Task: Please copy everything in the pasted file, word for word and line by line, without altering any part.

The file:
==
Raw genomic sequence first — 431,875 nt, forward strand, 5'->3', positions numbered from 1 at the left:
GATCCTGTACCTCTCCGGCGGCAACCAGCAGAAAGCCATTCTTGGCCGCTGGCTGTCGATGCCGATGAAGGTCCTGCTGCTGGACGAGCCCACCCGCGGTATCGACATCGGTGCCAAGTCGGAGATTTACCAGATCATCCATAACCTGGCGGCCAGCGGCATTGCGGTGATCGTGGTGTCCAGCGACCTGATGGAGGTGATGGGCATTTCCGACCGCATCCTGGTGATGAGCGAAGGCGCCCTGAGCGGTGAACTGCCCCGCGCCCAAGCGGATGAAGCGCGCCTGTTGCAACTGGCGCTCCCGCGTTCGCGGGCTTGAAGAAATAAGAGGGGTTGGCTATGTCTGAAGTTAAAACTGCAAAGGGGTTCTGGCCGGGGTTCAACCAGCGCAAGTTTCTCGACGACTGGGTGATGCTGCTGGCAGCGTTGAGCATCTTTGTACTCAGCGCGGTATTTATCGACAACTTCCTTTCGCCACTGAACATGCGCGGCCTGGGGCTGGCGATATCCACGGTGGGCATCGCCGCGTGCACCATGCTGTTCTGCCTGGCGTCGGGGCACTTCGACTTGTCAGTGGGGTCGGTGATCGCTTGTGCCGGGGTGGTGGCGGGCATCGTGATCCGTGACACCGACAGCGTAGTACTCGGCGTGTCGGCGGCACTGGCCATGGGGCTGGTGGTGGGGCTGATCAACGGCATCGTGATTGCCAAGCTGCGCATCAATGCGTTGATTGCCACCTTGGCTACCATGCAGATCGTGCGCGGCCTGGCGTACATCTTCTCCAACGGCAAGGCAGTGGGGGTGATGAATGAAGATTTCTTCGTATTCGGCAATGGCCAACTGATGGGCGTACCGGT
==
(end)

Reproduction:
Raw genomic sequence first — 431,875 nt, forward strand, 5'->3', positions numbered from 1 at the left:
GATCCTGTACCTCTCCGGCGGCAACCAGCAGAAAGCCATTCTTGGCCGCTGGCTGTCGATGCCGATGAAGGTCCTGCTGCTGGACGAGCCCACCCGCGGTATCGACATCGGTGCCAAGTCGGAGATTTACCAGATCATCCATAACCTGGCGGCCAGCGGCATTGCGGTGATCGTGGTGTCCAGCGACCTGATGGAGGTGATGGGCATTTCCGACCGCATCCTGGTGATGAGCGAAGGCGCCCTGAGCGGTGAACTGCCCCGCGCCCAAGCGGATGAAGCGCGCCTGTTGCAACTGGCGCTCCCGCGTTCGCGGGCTTGAAGAAATAAGAGGGGTTGGCTATGTCTGAAGTTAAAACTGCAAAGGGGTTCTGGCCGGGGTTCAACCAGCGCAAGTTTCTCGACGACTGGGTGATGCTGCTGGCAGCGTTGAGCATCTTTGTACTCAGCGCGGTATTTATCGACAACTTCCTTTCGCCACTGAACATGCGCGGCCTGGGGCTGGCGATATCCACGGTGGGCATCGCCGCGTGCACCATGCTGTTCTGCCTGGCGTCGGGGCACTTCGACTTGTCAGTGGGGTCGGTGATCGCTTGTGCCGGGGTGGTGGCGGGCATCGTGATCCGTGACACCGACAGCGTAGTACTCGGCGTGTCGGCGGCACTGGCCATGGGGCTGGTGGTGGGGCTGATCAACGGCATCGTGATTGCCAAGCTGCGCATCAATGCGTTGATTGCCACCTTGGCTACCATGCAGATCGTGCGCGGCCTGGCGTACATCTTCTCCAACGGCAAGGCAGTGGGGGTGATGAATGAAGATTTCTTCGTATTCGGCAATGGCCAACTGATGGGCGTACCGGT